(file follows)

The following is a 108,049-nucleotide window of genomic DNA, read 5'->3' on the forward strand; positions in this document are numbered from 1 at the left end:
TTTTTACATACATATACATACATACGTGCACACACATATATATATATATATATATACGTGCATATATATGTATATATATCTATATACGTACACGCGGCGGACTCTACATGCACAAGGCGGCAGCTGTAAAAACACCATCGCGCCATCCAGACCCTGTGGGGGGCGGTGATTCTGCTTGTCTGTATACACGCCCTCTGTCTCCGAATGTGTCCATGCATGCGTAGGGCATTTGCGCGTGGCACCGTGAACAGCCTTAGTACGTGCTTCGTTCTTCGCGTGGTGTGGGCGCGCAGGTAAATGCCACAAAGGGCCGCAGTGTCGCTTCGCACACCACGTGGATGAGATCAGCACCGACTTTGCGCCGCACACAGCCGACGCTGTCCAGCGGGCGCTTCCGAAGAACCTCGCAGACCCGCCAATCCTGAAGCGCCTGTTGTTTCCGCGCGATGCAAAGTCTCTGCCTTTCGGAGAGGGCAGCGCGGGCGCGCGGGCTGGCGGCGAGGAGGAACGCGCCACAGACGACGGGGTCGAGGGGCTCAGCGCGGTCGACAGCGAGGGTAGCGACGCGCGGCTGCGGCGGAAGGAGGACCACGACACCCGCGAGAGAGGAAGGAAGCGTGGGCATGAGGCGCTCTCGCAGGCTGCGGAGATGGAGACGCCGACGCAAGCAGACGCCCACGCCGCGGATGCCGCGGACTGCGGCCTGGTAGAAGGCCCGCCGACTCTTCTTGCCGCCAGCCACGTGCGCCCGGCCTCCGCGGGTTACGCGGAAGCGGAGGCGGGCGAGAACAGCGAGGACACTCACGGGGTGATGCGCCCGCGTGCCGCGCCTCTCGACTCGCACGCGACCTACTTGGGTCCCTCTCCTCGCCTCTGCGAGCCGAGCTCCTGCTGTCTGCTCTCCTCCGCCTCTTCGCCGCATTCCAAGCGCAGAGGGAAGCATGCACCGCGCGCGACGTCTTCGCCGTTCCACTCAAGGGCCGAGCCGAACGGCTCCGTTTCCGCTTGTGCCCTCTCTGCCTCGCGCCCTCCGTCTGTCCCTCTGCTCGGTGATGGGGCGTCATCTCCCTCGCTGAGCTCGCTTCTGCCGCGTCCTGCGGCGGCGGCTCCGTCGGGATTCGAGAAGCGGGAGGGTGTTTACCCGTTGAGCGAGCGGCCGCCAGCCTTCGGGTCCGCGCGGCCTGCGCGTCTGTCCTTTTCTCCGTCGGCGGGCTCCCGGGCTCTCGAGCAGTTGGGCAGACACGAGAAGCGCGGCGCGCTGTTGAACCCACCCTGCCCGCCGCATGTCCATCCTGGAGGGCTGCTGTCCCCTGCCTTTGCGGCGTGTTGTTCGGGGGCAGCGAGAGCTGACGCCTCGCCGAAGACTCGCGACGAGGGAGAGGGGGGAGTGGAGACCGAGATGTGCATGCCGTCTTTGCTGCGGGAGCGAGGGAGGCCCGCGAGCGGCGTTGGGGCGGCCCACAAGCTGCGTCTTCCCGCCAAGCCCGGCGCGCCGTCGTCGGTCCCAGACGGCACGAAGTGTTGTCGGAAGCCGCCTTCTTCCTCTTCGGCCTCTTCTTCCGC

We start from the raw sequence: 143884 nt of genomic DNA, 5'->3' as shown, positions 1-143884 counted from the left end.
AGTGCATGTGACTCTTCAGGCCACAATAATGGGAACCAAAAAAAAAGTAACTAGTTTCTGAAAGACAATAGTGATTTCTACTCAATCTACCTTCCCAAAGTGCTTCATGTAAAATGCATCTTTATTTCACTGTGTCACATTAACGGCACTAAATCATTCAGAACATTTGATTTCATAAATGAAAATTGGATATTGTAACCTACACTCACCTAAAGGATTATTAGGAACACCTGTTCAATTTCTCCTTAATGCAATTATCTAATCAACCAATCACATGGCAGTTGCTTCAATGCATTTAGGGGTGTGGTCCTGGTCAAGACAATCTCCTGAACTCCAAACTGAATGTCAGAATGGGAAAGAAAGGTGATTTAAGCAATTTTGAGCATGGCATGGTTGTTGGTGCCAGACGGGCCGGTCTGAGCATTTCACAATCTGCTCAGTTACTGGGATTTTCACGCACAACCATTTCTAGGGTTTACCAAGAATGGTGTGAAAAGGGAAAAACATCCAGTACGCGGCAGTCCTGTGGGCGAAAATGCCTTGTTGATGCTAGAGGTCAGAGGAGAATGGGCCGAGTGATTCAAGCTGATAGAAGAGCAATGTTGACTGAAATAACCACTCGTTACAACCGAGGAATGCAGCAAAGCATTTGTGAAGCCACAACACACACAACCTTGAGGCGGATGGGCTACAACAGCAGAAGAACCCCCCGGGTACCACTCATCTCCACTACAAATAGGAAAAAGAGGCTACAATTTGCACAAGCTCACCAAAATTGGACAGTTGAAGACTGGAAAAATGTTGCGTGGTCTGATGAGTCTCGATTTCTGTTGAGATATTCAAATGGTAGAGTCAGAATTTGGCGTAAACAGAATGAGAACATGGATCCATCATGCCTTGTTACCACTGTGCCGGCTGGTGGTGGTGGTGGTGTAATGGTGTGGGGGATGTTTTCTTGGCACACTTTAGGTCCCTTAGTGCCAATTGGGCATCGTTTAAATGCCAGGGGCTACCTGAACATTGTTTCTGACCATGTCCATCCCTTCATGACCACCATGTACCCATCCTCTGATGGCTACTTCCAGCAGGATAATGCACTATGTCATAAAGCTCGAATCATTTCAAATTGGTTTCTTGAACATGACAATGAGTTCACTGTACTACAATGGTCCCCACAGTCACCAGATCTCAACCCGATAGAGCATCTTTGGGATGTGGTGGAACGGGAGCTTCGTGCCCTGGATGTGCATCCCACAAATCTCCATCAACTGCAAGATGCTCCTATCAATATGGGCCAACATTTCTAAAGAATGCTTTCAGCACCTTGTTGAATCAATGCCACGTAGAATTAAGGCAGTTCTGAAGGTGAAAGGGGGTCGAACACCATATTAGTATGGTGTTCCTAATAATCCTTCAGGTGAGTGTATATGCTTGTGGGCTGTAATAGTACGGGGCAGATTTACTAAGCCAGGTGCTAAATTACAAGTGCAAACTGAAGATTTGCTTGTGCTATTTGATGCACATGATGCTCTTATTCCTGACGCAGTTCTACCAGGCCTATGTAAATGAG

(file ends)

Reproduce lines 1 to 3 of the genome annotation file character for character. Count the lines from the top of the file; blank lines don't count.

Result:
The following is a 108,049-nucleotide window of genomic DNA, read 5'->3' on the forward strand; positions in this document are numbered from 1 at the left end:
TTTTTACATACATATACATACATACGTGCACACACATATATATATATATATATATACGTGCATATATATGTATATATATCTATATACGTACACGCGGCGGACTCTACATGCACAAGGCGGCAGCTGTAAAAACACCATCGCGCCATCCAGACCCTGTGGGGGGCGGTGATTCTGCTTGTCTGTATACACGCCCTCTGTCTCCGAATGTGTCCATGCATGCGTAGGGCATTTGCGCGTGGCACCGTGAACAGCCTTAGTACGTGCTTCGTTCTTCGCGTGGTGTGGGCGCGCAGGTAAATGCCACAAAGGGCCGCAGTGTCGCTTCGCACACCACGTGGATGAGATCAGCACCGACTTTGCGCCGCACACAGCCGACGCTGTCCAGCGGGCGCTTCCGAAGAACCTCGCAGACCCGCCAATCCTGAAGCGCCTGTTGTTTCCGCGCGATGCAAAGTCTCTGCCTTTCGGAGAGGGCAGCGCGGGCGCGCGGGCTGGCGGCGAGGAGGAACGCGCCACAGACGACGGGGTCGAGGGGCTCAGCGCGGTCGACAGCGAGGGTAGCGACGCGCGGCTGCGGCGGAAGGAGGACCACGACACCCGCGAGAGAGGAAGGAAGCGTGGGCATGAGGCGCTCTCGCAGGCTGCGGAGATGGAGACGCCGACGCAAGCAGACGCCCACGCCGCGGATGCCGCGGACTGCGGCCTGGTAGAAGGCCCGCCGACTCTTCTTGCCGCCAGCCACGTGCGCCCGGCCTCCGCGGGTTACGCGGAAGCGGAGGCGGGCGAGAACAGCGAGGACACTCACGGGGTGATGCGCCCGCGTGCCGCGCCTCTCGACTCGCACGCGACCTACTTGGGTCCCTCTCCTCGCCTCTGCGAGCCGAGCTCCTGCTGTCTGCTCTCCTCCGCCTCTTCGCCGCATTCCAAGCGCAGAGGGAAGCATGCACCGCGCGCGACGTCTTCGCCGTTCCACTCAAGGGCCGAGCCGAACGGCTCCGTTTCCGCTTGTGCCCTCTCTGCCTCGCGCCCTCCGTCTGTCCCTCTGCTCGGTGATGGGGCGTCATCTCCCTCGCTGAGCTCGCTTCTGCCGCGTCCTGCGGCGGCGGCTCCGTCGGGATTCGAGAAGCGGGAGGGTGTTTACCCGTTGAGCGAGCGGCCGCCAGCCTTCGGGTCCGCGCGGCCTGCGCGTCTGTCCTTTTCTCCGTCGGCGGGCTCCCGGGCTCTCGAGCAGTTGGGCAGACACGAGAAGCGCGGCGCGCTGTTGAACCCACCCTGCCCGCCGCATGTCCATCCTGGAGGGCTGCTGTCCCCTGCCTTTGCGGCGTGTTGTTCGGGGGCAGCGAGAGCTGACGCCTCGCCGAAGACTCGCGACGAGGGAGAGGGGGGAGTGGAGACCGAGATGTGCATGCCGTCTTTGCTGCGGGAGCGAGGGAGGCCCGCGAGCGGCGTTGGGGCGGCCCACAAGCTGCGTCTTCCCGCCAAGCCCGGCGCGCCGTCGTCGGTCCCAGACGGCACGAAGTGTTGTCGGAAGCCGCCTTCTTCCTCTTCGGCCTCTTCTTCCGC

We start from the raw sequence: 143884 nt of genomic DNA, 5'->3' as shown, positions 1-143884 counted from the left end.